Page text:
A new way of thinking in a new year
By Maria Johnson
I like a soulful story.
So even though this piece will sound like a news story in places, hang on, and I think you’ll catch the spirit. Maybe even The Spirit.
Recently, I heard from a woman named Joyce Powers. Never met her, but I’m a sucker for a woman who tells you that she’s 80, that she does 80 “very well,” and that she wakes up thinking about her current project, like a kid at Christmastime.
The thing that excites Joyce is the fresh approach that her Greensboro church, Presbyterian Church of the Covenant, is taking in response to decades of declining and aging membership, a challenge for many flocks.
The folks at PCOC — they affectionately call the place “peacock” — are chucking the church.
The brick-and-mortar part, anyway.
But they’re hanging onto their idea of what the sprawling Neoclassical Revival building near UNCG should be: a place to meet, to cultivate benevolent ideas and make those ideas real in the community.
Back in October, the church released a request for proposals, calling for detailed pitches on how to convert the 50,000-square-foot structure, which dominates a block of South Mendenhall Street, into a hub of live-work-play.
Joyce and other church members can picture the current sanctuary as a performance space. They see room for nonprofit offices, a restaurant-pub. Maybe senior housing.
And yes, a smaller space that the church can lease back for worship.
They aim to sell the property, with stipulations, to the developer whose plan they like the most.
The deadline for proposals is January 27.
“We think this is unique,” Joyce says. “We haven’t heard of anything else like this.”
She credits church member Jim North for seeing what could be. After reading about the Brooklyn Arts Center — an event center and bourbon bar occupying the former St. Andrew’s Presbyterian Church in Wilmington — North visited the site earlier this year. (A story about the BAC appears in the November 2022 issue of this magazine: ohenrymag.com/the-creators-of-n-c-23.)
North told his brethren that he believed a similar transformation was possible here. That’s when Joyce invited input from Dennis Quaintance, who, along with his wife Nancy King Quaintance and developer Mike Weaver, founded one of Greensboro’s crown jewels, Quaintance-Weaver Restaurants & Hotels. Nancy’s parents were married at PCOC.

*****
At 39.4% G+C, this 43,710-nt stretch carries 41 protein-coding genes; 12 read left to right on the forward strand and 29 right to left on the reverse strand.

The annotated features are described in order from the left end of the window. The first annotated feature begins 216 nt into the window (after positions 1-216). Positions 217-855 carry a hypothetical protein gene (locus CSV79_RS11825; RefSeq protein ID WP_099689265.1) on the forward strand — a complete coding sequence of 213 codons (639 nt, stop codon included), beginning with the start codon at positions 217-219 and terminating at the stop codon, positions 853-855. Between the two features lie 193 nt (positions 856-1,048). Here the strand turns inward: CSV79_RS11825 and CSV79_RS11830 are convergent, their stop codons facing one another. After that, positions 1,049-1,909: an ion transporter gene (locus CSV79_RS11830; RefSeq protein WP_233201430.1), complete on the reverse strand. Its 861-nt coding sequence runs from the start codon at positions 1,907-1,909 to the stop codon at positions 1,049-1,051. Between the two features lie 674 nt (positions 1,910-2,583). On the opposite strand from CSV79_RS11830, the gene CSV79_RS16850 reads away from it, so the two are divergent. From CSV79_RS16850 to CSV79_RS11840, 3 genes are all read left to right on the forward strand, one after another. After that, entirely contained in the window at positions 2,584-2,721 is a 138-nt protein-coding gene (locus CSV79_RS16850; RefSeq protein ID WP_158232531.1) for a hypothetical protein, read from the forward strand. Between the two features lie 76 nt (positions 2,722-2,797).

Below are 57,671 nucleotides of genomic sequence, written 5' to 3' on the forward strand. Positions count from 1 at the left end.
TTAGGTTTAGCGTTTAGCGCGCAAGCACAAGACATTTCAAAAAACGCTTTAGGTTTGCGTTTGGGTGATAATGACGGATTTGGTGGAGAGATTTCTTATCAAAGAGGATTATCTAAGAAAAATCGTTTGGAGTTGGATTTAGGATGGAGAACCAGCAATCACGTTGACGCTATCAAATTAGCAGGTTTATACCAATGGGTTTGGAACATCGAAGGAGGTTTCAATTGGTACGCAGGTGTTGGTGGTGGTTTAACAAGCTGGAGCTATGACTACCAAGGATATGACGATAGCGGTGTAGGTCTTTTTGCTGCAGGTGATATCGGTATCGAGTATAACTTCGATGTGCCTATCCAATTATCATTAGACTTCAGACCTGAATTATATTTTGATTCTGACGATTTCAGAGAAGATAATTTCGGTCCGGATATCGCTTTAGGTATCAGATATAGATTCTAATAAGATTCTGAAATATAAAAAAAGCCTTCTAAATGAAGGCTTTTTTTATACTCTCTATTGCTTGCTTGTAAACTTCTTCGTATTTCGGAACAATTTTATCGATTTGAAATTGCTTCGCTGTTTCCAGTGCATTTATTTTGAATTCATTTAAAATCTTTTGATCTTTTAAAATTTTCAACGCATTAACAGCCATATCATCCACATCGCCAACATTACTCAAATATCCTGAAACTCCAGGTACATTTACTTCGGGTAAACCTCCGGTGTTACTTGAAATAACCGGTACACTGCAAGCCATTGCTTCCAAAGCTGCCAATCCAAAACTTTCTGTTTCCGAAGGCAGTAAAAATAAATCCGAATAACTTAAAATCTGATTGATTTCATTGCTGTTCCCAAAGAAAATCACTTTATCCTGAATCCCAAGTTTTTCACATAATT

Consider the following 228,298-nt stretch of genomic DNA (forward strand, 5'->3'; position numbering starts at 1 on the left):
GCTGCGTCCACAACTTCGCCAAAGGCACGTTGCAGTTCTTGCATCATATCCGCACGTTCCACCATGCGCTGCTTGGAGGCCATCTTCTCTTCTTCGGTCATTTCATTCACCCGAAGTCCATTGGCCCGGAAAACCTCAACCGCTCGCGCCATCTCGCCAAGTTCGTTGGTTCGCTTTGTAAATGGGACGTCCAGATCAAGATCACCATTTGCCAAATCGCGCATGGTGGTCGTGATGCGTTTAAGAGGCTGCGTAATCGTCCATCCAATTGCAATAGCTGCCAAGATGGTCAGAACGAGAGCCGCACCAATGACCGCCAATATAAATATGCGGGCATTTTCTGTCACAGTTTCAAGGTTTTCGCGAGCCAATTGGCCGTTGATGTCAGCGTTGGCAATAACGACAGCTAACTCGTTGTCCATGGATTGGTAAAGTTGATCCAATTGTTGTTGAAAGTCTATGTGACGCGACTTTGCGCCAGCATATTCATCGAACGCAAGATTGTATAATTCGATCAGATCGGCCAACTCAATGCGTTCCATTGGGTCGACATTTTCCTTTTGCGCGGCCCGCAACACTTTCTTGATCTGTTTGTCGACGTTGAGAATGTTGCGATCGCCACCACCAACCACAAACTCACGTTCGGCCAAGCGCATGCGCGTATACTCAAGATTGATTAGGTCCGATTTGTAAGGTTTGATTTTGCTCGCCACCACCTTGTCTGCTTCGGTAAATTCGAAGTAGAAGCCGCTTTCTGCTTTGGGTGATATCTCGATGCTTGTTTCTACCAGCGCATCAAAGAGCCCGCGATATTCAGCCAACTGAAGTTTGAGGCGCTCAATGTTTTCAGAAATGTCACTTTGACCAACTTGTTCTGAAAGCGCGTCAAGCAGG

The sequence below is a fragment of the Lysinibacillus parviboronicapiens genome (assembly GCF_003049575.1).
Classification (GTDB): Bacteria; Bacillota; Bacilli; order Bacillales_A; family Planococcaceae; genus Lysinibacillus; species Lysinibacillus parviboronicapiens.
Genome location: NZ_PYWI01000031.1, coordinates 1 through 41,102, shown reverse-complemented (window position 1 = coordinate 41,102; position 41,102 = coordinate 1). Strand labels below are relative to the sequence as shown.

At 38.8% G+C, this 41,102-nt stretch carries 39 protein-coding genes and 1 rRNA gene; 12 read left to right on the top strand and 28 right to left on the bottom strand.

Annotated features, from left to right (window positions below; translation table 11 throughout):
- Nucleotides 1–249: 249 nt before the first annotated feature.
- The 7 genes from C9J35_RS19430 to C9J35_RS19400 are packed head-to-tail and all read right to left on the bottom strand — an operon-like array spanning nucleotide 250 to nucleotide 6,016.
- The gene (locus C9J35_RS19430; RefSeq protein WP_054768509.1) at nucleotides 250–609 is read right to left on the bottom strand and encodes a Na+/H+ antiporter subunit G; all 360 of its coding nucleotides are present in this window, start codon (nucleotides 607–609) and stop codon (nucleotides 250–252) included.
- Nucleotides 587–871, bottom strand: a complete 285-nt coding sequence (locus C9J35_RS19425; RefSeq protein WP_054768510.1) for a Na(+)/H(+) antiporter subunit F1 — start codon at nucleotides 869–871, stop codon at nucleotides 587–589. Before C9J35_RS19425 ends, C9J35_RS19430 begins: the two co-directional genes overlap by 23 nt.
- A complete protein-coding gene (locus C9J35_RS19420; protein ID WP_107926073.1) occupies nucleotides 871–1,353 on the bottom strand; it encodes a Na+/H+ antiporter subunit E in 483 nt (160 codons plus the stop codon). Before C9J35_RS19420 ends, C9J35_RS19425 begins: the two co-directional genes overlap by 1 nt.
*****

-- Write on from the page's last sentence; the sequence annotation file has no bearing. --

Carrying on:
Joyce also reached out to David Kolosieki, who heads the local Habitat for Humanity and understands both the nonprofit and for-profit worlds.
Kolosieki became a paid adviser to a church committee that harmonized the vision with PCOC’s history.
From the git-go in 1916, the church — the building was designed by famous Greensboro architect Harry Barton — has been action-oriented.
The congregation hired a nurse to deal with the flu pandemic of the late 19-teens. They fed soldiers who passed through the city’s Overseas Replacement Depot in World War II.
Later, they housed a childcare cooperative, a counseling center, and a preschool for blind children.
Currently, PCOC hosts a day center for physically and mentally disabled adults. It also provides a meeting place for the Greensboro Mennonite Fellowship, as well as Unity in Greensboro.
Thinking outside the box is a PCOC specialty. Church members — about 30 of them show up on a typical Sunday — include a couple of homeless people.
“If someone needs us, we’re here,” Joyce says.
She concedes that church members can’t control everything that happens to the property down the road. Neither do they know whether the changes will draw more people into the fold, or if their numbers will dwindle and die.
Not to worry, she says with conviction.
The congregation likely will use proceeds from the sale to create an endowment that will nourish local service projects aligning with the PCOC ethos.
So either way, the church will live on, just in a different form.
And what could be more Spirited than that? OH
Maria Johnson is a contributing editor of O.Henry. Contact her at